Is your CISO now more valuable than your CMO in protecting your brand?

Posted by Richard Hunt on 13 January 2017
Richard Hunt

is-your-ciso-now-more-valuable-x340.jpgYour CMO has traditionally been the guardian of your brand, nurturing and developing brand value by maintaining clarity, relevance and quality of your engagement with your target market and customers. In these terms, little has changed in recent times apart from the new challenges of adapting to a digital, socially connected economy to engage through relevancy, with immediate feedback loops.

So how is the CISO now relevant?

Until relatively recently, the cost of an enterprise security breach was manageable in the sense that typically it was a commercial risk, relatively contained and traceable with a physical trail, and the value of what was accessed was usually only of value to unscrupulous competitors or activists pursuing a cause. Regulatory fines were painful but affordable. The public’s awareness and concern of such breaches was relatively low and containable with good crisis media management. The issue was not an important factor in consumer brand choice.

Is your brand worth less than a major security breach?

In a democratised digital economy, the value of specific data has increased exponentially. Consumer financial account information, that allows fraudsters to attempt to skim accounts for amounts large and small in the blink of an eye, has spiraled as it is traded around the globe, often generating more money in broker trades than in the direct fraud itself. The constant mutation of attempted fraud techniques means the problem for corporates is unpredictable and many are not yet analysing the risk sufficiently to react appropriately with the correct level of investment in strategic protection. It could be argued that this is the problem that is exacerbating the issue more than the ingenuity of fraudsters.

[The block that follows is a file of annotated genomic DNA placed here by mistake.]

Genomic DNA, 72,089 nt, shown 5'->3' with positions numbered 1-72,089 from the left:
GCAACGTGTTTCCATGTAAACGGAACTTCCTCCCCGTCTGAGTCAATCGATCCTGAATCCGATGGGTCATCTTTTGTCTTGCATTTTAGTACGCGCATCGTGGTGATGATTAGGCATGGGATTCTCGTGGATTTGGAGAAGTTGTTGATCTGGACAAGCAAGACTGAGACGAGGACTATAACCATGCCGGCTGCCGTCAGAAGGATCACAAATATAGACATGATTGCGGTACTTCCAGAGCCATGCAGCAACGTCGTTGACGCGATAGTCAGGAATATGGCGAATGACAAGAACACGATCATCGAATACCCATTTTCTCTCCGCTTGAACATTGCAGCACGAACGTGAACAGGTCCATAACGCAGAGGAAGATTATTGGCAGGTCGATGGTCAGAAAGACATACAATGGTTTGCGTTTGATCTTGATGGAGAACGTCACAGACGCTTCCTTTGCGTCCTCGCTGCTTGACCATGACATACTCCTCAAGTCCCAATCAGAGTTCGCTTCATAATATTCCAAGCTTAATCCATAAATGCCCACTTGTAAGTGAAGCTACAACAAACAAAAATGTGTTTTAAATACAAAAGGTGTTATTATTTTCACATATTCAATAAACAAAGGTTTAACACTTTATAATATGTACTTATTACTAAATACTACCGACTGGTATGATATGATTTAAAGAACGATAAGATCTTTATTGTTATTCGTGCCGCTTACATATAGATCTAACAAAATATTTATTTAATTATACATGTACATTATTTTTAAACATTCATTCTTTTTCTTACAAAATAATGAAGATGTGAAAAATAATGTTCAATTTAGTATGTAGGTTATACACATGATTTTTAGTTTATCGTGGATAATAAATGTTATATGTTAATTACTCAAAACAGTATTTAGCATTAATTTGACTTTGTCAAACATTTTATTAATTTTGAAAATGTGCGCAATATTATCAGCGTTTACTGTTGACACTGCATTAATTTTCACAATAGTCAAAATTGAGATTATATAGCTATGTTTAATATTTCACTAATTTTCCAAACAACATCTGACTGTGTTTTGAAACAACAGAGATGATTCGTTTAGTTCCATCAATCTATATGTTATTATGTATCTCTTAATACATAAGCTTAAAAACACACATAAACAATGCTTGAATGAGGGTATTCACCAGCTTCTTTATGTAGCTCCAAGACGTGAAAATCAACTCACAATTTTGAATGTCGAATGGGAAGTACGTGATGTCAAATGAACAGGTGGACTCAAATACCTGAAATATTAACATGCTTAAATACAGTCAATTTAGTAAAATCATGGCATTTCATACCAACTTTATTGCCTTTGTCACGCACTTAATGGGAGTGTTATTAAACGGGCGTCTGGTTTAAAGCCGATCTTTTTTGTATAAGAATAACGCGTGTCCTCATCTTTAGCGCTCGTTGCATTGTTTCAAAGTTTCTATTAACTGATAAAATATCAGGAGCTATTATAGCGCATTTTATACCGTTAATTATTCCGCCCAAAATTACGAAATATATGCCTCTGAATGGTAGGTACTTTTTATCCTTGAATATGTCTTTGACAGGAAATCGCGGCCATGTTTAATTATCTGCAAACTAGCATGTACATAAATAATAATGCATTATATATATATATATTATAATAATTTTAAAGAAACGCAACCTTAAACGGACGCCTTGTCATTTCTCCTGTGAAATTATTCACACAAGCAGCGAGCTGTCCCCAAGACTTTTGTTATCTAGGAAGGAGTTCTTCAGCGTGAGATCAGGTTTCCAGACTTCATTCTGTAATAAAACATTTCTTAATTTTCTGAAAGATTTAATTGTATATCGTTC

How much risk are you prepared to take?

The value now at risk is no longer tangible, it has switched to intangible assets and most importantly brand.

64% of consumers worldwide say they are unlikely to shop or do business again with a company that had experienced a breach where financial information was stolen, and almost half (49%) had the same opinion when it came to data breaches where personal information was stolen. 49% percent of respondents said they would take or would consider taking legal action against any of the parties involved in exposing their personal information.*

Therein lies the true risk. Consumers move in tribes, even though their carelessness is often partially to blame (54% are using the same password for all or some of their online accounts), they will not forgive you for your negligence with their data. So, the real risk is unquantifiable and potentially fatal to your enterprise.

What should we do?

Driving collaboration between CISO’s and CMOs may be a smart corporate initiative for many companies to identify and communicate the risk and devise mitigation strategies.

Any major enterprise, managing large amounts of 3rd party data that does not have enterprise security on its strategic priority action list for 2017 may already be a dead man walking.

Turnkeys Guide to Preventing and Managing Fraud

 

*according to a recent global survey by Gemalto, titled Broken Trust: 'Tis the Season to Be Wary, which surveyed 5,750 consumers in Australia, Brazil, France, Germany, Japan, United Kingdom and United States.

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